“It’s very difficult for us to discuss Palestine here in the United states,” began Dr. Maura Finkelstein, the co-director of Center for Ethics. “This discussion is fraught and uncomfortable, and so we must have it.”

On Thursday, Feb. 1, the College hosted Dr. Sa’ed Atshan, a Palestinian Quaker and professor of peace and conflict studies at Swarthmore College, who gave a talk titled Palestinian Christians: Past, Present and Future, in Miller Forum, Moyer hall at 7:00 p.m.

Atshan’s speech, which lasted approximately 30 minutes, presented Israel as an occupying force on dwindling Palestinian land. His talk was sprinkled with encouraging applause and hearty laughter from the audience. It delved into the experiences of the 20 percent of people in the region that identify as Palestinian Christians, including himself. On large screens behind him, Atshan contrasted images of war-torn Gaza and refugee camps, with the Quaker boarding school which he attended, his cousins’ toddlers in santa hats and Bethlehem (the Middle-Eastern city, not the one here in the Lehigh Valley) decorated for Christmas. He then described the intense forms of oppression in the West Bank; from families being forced to demolish their own homes to avoid bulldozing costs, to Israeli military brutality and military blockades that impede movement.

“One of the most painful images in East Jerusalem is when Palestinian families bulldoze their own homes,” said Atshan. “Once your home is slated for demolition, if you don’t demolish it yourself, you are given the bill and you have to pay for the security and the infrastructure for the destruction of your home. Most Palestinians cannot afford these and they will go to prison if they are unable to pay the fines. So you will literally see father, mother and children chipping away at their own house after they have received this demolition order.”

Additionally, Atshan explained that there are over 500 checkpoints scattered over an area 14 percent the size of New Jersey. A trip to school or work that would normally take 15 minutes to travel could take as long as six hours, and can at times be deadly.

“Many Palestinian women have died giving birth at these checkpoints,” said Atshan.

“[Laborers will] start lining up at three in the morning so that they could get to work at nine in the morning. Imagine each and every day having to go through this, being confined like chicken, or like cattle, every single day.”

Atshan also touched on a feeling of abandonment by American Christians, who assume that Palestinians are all Muslim and have sided with Israel in the conflict.

He also showcased Palestinian Christian resistance who he admires, including a woman whose house was surrounded on all three sides by the wall and whose children could see a sniper from their window. He then showed his cousin’s engagement photos.

“Despite all of this madness, life goes on.” said Atshan, “There is resilience and creativity and agency and resistance. That is really what we need to support.”

He then ended by reading a biblical passage commonly quoted by Palestinian Christians.

“We are hard pressed on every side, but not crushed. Perplexed, but not in despair. Persecuted, but not abandoned. Struck down but not destroyed,” he said, “Thank you so much.”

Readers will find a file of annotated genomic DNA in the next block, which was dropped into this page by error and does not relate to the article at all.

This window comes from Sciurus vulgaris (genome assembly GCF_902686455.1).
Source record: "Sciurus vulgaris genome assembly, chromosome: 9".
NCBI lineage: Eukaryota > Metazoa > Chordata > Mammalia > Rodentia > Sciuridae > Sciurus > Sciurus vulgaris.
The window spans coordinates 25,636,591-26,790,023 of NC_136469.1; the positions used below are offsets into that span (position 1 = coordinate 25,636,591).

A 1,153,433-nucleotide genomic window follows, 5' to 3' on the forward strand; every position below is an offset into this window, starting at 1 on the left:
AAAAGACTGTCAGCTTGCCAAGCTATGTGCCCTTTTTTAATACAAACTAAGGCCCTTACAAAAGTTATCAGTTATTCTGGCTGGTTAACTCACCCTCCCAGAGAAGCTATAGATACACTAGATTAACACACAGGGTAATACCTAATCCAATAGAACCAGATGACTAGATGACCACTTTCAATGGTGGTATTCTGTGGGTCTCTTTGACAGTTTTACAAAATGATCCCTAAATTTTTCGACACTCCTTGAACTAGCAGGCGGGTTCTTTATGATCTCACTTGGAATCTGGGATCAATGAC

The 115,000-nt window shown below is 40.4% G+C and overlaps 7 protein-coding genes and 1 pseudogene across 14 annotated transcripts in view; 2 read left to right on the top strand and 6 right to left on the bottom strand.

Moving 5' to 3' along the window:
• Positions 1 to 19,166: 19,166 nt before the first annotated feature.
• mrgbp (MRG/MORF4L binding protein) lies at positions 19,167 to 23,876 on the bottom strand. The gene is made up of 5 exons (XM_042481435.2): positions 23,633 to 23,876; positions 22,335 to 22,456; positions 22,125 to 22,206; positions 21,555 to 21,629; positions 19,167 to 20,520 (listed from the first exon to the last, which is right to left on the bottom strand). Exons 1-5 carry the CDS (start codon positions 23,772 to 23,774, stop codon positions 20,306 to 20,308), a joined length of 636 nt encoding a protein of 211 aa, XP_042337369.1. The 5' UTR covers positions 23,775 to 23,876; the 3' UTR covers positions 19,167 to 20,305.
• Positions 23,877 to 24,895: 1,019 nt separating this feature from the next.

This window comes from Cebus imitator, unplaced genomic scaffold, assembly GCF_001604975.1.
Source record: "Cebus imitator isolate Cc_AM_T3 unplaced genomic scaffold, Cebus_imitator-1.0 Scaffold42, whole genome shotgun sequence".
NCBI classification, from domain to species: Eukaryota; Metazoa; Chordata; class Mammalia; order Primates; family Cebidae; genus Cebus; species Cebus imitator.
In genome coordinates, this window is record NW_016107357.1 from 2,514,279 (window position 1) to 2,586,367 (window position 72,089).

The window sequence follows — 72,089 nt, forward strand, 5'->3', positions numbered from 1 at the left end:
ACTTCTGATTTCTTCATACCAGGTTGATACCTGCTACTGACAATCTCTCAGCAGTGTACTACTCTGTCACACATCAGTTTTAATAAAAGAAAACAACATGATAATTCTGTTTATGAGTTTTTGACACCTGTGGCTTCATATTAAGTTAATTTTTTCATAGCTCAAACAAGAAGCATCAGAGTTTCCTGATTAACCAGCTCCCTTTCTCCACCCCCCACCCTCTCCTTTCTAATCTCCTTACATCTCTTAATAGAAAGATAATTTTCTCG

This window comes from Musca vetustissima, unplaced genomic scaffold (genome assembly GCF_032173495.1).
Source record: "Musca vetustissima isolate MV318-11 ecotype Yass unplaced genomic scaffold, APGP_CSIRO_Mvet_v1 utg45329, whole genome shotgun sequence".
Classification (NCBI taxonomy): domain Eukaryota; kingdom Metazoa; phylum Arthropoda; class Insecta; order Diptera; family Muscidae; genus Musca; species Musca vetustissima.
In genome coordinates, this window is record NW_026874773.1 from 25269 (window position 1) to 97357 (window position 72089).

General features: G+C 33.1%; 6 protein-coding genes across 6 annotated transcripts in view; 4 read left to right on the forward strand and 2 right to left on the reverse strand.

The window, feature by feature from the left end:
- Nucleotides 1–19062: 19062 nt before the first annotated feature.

Then, the questions began. At the start of the question and answer session, students were shy to come forward, but by the time they were dismissed half an hour later there was a line of almost ten students waiting to talk. Atshan thanked everyone who asked him a question and answered each one with cited sources.

Yael Green ‘19 brought up an experience of her friend in the Israeli army.

“I just wanted to thank you for coming out today and sharing your story. I know you talked a little bit about the checkpoint. I have a friend in the Israeli army and she actually served in the checkpoint area and she actually stopped an ambulance that was trying to come into Israel that had hundreds of bombs in it that they were trying to use as terrorist attacks. And I just wanted to know what your response was to the fact that checkpoints actually have helped save hundreds, thousands of lives… and the terrorist rate has gone down significantly.”

After suggesting that she look at the UN Coordination of Humanitarian Affairs website, which contains information on checkpoints, including how most separate Palestinians from their lands, Asthan then remarked that he often gets questions like this. But he clarified that he came to campus to share his experiences.

“When I represent myself, that’s all I can represent. Is myself. But as I represent myself, I am put in this position where [I’m asked] ‘what about the other side?’ and what about everything else you haven’t represented? Where is the other side? And, I have to admit, that that sometimes can be dehumanizing, because I think every voice deserves to stand alone, on its own terms, and every set of experiences is valid in its own way.”

This response received applause from some audience members.

Another student came to the mic, apologizing, saying she never meant to — nor would anyone at Muhlenberg — intend to dehumanize him.

Some gave Atshan a standing ovation. Others were audible in their contestation. Read more with student opinions in our Op/Ed section, one who appreciated Atshan’s visit and one who wished both sides were presented.


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